[Preference for etanercept pen versus syringe in patients with chronic arthritis. Nurse education workshop]

Enferm Clin. Jul-Aug 2013;23(4):164-9. doi: 10.1016/j.enfcli.2013.06.001. Epub 2013 Aug 1.
[Article in Spanish]


Objectives: The aims of this study are to evaluate the level of fear of post-injection pain prior to the administration, the difficulty in handling the device, and the level of satisfaction of patients using a pre-filled syringe versus an etanercept pen, as well as to evaluate the usefulness of the training given by nursing staff prior to starting with the pen, and the preferences of patients after using both devices.

Method: A prospective study was designed to follow-up a cohort of patients during a 6 months period. The data was collected using questionnaires and analyzed with SPSS 18.00. Rank and McNemar tests were performed. Statistical significance was pre-set at an α level of 0.05.

Results: A total of 29 patients were included, of whom 69% female, and with a mean age 52.5±10.9 years. Of these, 48% had rheumatoid arthritis, 28% psoriatic arthritis, 21% ankylosing spondylitis, and 3% undifferentiated spondyloarthropathy. There were no statistically significant differences either with the fear or pain or handling of the device between the syringe and the pen (P=.469; P=.812; P=.169 respectively). At 6 months, 59% of patients referred to being satisfied or very satisfied with the pen. Almost all (93%) found useful or very useful the training given by nursing staff prior to using the pen, and 55% preferred the pen over the pre-filled syringe.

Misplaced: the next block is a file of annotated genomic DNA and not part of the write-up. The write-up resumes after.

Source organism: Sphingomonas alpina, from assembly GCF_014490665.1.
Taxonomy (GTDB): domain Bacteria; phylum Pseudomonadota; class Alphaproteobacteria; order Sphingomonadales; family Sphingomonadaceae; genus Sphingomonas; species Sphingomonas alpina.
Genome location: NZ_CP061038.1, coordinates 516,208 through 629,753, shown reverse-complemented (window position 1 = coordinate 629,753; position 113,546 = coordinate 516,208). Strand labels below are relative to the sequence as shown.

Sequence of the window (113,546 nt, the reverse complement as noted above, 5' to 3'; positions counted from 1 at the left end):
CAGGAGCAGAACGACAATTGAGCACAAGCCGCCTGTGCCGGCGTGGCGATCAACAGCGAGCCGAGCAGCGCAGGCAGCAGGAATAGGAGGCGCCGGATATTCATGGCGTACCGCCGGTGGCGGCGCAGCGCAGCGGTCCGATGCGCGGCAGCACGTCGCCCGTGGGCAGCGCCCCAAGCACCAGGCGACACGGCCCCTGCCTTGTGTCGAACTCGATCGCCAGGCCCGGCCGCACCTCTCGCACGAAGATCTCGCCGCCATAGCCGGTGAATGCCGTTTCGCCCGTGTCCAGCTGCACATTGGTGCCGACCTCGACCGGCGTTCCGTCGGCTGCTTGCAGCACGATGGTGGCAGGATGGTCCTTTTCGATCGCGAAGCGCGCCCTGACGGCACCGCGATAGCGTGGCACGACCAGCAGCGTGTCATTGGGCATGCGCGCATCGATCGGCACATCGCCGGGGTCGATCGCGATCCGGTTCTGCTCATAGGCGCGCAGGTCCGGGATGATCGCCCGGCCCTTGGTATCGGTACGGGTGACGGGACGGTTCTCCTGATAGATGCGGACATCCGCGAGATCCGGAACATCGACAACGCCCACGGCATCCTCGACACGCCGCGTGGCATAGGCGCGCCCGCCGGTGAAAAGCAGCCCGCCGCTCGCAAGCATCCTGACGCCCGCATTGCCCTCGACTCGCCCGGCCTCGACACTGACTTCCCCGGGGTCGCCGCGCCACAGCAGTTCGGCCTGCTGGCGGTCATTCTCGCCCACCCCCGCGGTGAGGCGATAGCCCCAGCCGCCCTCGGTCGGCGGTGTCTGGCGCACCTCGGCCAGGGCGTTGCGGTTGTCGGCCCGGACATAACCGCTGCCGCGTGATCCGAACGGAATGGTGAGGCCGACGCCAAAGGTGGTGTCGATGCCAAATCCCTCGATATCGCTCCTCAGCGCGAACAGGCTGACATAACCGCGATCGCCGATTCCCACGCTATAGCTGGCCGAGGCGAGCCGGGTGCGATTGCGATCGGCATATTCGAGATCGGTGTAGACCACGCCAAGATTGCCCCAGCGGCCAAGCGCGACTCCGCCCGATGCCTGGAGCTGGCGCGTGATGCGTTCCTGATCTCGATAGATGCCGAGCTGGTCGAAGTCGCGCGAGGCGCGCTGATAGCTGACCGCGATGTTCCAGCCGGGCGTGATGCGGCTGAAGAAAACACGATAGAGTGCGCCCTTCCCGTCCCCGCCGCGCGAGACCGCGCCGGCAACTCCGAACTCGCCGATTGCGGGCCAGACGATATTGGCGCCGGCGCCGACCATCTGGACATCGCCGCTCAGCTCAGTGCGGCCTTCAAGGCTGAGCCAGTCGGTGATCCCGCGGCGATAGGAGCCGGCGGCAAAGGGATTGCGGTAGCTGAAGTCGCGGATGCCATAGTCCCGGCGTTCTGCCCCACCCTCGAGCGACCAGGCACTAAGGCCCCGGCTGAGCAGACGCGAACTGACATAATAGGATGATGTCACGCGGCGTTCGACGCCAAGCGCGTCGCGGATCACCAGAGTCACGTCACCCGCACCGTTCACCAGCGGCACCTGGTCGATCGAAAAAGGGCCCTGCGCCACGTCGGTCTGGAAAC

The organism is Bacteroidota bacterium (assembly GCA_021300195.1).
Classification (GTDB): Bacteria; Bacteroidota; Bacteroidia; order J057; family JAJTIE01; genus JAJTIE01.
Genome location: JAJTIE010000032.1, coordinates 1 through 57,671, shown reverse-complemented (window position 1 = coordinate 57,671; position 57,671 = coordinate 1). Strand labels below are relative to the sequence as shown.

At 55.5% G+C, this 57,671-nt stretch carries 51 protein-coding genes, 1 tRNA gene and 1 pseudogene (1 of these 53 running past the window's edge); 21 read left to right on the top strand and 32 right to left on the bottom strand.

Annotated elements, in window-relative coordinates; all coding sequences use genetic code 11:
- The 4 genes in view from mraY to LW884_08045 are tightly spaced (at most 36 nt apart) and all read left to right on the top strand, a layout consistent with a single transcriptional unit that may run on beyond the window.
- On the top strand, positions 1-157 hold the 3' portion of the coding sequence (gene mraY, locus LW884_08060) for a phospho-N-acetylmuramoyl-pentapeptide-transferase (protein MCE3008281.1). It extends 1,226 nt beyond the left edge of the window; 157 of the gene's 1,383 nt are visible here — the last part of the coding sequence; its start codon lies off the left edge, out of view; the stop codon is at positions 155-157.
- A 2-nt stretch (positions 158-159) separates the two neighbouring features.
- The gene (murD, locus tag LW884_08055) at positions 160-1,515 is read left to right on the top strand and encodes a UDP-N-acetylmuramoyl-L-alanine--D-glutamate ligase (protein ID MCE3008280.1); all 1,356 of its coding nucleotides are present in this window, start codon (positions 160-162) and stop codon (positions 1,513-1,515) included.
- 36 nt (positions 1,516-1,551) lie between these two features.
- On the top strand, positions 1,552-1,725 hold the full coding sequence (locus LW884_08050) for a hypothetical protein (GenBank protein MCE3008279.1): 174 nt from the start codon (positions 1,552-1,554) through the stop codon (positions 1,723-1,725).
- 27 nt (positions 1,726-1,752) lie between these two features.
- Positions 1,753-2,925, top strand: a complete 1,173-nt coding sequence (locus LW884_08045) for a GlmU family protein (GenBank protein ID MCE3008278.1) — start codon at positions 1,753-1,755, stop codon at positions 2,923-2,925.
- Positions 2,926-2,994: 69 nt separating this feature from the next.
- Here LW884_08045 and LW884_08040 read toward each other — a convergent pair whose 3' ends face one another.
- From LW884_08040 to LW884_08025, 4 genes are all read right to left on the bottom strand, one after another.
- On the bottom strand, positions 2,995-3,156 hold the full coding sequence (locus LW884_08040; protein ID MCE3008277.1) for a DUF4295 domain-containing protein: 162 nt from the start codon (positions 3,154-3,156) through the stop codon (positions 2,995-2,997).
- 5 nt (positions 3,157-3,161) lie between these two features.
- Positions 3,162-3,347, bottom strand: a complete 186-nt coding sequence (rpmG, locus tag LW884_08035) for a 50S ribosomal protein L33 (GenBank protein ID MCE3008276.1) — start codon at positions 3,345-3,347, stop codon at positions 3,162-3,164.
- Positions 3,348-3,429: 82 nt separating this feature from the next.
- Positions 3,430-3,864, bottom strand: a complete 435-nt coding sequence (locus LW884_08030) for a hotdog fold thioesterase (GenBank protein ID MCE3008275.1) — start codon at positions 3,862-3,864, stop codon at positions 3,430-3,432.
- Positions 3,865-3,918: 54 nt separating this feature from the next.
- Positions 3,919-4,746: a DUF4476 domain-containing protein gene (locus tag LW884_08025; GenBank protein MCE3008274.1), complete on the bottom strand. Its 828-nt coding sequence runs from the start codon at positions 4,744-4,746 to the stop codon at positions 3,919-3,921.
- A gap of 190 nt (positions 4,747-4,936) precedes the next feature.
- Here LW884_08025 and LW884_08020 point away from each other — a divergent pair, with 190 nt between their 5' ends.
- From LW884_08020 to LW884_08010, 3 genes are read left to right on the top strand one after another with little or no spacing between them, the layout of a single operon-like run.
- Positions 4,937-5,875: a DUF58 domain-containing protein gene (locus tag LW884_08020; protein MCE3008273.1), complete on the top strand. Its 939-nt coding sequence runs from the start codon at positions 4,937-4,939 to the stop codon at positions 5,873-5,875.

Conclusions: The etanercept pen is another subcutaneous device option for patients with chronic arthritis. According to the present study, nursing educational workshops before starting this therapy are recommended.

Keywords: Ankylosing spondylitis; Artritis psoriásica; Artritis reumatoide; Autoadministración; Espondilitis anquilosante; Etanercept; Inyección subcutánea; Psoriatic arthritis; Rheumatoid arthritis; Self-administration; Subcutaneous injection.

Publication types

  • Comparative Study
  • English Abstract

MeSH terms

  • Anti-Inflammatory Agents, Non-Steroidal / administration & dosage*
  • Arthritis / drug therapy*
  • Chronic Disease
  • Education, Nursing
  • Equipment Design
  • Etanercept
  • Female
  • Humans
  • Immunoglobulin G / administration & dosage*
  • Male
  • Middle Aged
  • Patient Preference*
  • Prospective Studies
  • Receptors, Tumor Necrosis Factor / administration & dosage*
  • Syringes


  • Anti-Inflammatory Agents, Non-Steroidal
  • Immunoglobulin G
  • Receptors, Tumor Necrosis Factor
  • Etanercept